|US7841600 *||Feb 16, 2007||Nov 30, 2010||Honda Motor Co., Ltd.||Seal member for engine cover of outboard motor|
|US7997030||Mar 8, 2006||Aug 16, 2011||Schlegel Corporation||Flange engaging strip with a carrier for engaging a flange having a varying thickness along a longitudinal dimension|
|US8375640||Jul 1, 2011||Feb 19, 2013||Schlegel Corporation||Flange engaging strip with a carrier for engaging a flange having a varying thickness along a longitudinal dimension|
|US20030160397 *||Jan 15, 2003||Aug 28, 2003||David Sakata||Vibrationally decoupling gasket|
|US20070210531 *||Feb 16, 2007||Sep 13, 2007||Honda Motor Co., Ltd.||Seal member for engine cover of outboard motor|
|U.S. Classification||277/642, 277/921, 277/645, 49/490.1|
|International Classification||B60J10/00, B60R13/08, B60R13/06, B60R13/02|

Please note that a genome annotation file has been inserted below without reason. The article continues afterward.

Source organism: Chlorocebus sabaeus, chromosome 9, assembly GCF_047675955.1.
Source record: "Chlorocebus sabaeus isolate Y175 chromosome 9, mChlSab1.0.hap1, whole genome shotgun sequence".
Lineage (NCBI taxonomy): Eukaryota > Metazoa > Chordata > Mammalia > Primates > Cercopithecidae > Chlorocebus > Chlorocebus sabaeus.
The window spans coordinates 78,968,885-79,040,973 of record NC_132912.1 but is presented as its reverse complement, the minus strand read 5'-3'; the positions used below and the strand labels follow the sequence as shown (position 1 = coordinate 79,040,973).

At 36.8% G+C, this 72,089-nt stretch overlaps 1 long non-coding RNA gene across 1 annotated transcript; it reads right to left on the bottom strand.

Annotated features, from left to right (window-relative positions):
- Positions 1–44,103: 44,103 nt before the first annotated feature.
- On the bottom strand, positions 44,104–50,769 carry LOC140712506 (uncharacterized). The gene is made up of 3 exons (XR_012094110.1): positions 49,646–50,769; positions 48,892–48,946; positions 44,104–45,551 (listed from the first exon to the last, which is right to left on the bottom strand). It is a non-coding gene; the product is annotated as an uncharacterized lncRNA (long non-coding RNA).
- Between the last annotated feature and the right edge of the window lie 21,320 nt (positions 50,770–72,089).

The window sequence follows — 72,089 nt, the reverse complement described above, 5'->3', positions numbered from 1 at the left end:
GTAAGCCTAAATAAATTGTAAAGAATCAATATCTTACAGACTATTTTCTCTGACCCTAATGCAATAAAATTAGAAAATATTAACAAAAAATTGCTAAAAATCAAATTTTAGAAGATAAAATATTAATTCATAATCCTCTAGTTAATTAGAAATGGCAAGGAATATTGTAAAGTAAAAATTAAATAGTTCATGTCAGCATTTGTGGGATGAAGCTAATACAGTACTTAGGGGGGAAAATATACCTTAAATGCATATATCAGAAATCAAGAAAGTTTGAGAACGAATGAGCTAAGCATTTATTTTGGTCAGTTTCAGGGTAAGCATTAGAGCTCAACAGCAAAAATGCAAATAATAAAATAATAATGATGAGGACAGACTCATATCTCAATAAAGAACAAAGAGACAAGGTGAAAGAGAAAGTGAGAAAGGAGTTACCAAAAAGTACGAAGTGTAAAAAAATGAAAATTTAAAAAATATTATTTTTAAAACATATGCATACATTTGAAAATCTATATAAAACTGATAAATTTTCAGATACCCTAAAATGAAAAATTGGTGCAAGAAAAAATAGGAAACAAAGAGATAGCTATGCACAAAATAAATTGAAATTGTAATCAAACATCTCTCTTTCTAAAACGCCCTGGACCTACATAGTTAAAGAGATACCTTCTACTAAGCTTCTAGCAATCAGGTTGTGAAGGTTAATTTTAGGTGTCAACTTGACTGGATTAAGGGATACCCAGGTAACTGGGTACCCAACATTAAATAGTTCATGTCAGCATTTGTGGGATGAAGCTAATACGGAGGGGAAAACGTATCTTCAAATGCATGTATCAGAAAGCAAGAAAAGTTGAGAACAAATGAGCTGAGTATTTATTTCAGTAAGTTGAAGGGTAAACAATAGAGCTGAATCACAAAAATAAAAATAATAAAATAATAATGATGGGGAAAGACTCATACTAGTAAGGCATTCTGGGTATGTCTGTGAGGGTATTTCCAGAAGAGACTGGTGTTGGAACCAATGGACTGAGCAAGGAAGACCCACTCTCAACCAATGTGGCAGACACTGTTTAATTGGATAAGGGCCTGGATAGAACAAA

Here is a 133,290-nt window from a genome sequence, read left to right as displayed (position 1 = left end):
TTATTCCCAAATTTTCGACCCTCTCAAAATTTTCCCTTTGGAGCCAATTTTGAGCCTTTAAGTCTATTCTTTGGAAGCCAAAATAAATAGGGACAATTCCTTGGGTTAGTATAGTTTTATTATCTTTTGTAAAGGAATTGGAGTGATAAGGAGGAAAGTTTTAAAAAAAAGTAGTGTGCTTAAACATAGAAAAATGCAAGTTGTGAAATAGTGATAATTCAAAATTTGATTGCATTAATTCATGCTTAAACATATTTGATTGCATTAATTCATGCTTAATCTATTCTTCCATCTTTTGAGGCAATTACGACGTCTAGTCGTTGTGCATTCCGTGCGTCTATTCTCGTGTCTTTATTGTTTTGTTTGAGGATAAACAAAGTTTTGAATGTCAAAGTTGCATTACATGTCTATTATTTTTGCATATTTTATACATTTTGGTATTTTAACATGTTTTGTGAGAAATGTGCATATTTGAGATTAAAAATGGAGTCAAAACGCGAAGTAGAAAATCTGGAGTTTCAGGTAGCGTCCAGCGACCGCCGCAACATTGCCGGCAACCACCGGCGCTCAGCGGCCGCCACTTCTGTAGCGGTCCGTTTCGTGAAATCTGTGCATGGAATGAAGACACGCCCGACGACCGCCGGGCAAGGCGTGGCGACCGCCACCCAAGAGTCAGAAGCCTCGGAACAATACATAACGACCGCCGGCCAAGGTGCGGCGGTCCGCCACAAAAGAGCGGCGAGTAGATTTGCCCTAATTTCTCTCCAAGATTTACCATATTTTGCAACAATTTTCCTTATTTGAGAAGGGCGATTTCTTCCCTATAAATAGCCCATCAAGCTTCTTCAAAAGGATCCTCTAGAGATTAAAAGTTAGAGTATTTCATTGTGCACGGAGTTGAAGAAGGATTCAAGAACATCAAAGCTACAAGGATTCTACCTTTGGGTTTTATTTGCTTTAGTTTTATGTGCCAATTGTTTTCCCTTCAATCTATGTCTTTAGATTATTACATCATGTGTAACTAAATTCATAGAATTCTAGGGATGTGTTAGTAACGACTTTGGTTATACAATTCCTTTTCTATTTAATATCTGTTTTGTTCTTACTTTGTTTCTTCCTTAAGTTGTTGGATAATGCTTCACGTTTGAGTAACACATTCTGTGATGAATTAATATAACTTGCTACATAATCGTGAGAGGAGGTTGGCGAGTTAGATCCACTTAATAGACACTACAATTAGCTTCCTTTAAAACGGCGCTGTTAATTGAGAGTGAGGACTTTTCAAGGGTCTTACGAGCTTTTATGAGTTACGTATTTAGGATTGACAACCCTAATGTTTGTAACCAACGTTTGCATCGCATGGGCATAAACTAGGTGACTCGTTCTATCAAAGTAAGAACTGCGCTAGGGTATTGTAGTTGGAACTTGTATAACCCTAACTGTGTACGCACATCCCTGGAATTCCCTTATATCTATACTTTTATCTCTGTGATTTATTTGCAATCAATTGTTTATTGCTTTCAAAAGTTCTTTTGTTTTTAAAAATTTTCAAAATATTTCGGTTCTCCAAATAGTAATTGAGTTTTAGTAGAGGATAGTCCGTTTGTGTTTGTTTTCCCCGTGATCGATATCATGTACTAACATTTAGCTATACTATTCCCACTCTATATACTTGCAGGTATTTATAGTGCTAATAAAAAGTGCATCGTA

|Cooperative Classification||B60J10/24, Y10S277/921, B60R13/083, B60R13/0815, B60R13/0892, B60R13/06, B60J10/00, B60R13/02, B60R13/08|
|European Classification||B60R13/08B2, B60J10/00, B60R13/06, B60R13/02, B60R13/08, B60J10/00D5|
|Sep 17, 1996||AS||Assignment|
Owner name: SUPERIOR INVESTMENTS, INC., ARIZONA
Free format text: ASSIGNMENT OF ASSIGNORS INTEREST;ASSIGNORS:JOHNSON, ARCHIE L.;SUPERIOR CAR WASH SYSTEMS,INC.,AN ARIZONA CORP.;REEL/FRAME:008133/0496
Effective date: 19960910
|Jul 15, 1997||REMI||Maintenance fee reminder mailed|
|Dec 7, 1997||LAPS||Lapse for failure to pay maintenance fees|
|Feb 17, 1998||FP||Expired due to failure to pay maintenance fee|
Effective date: 19971210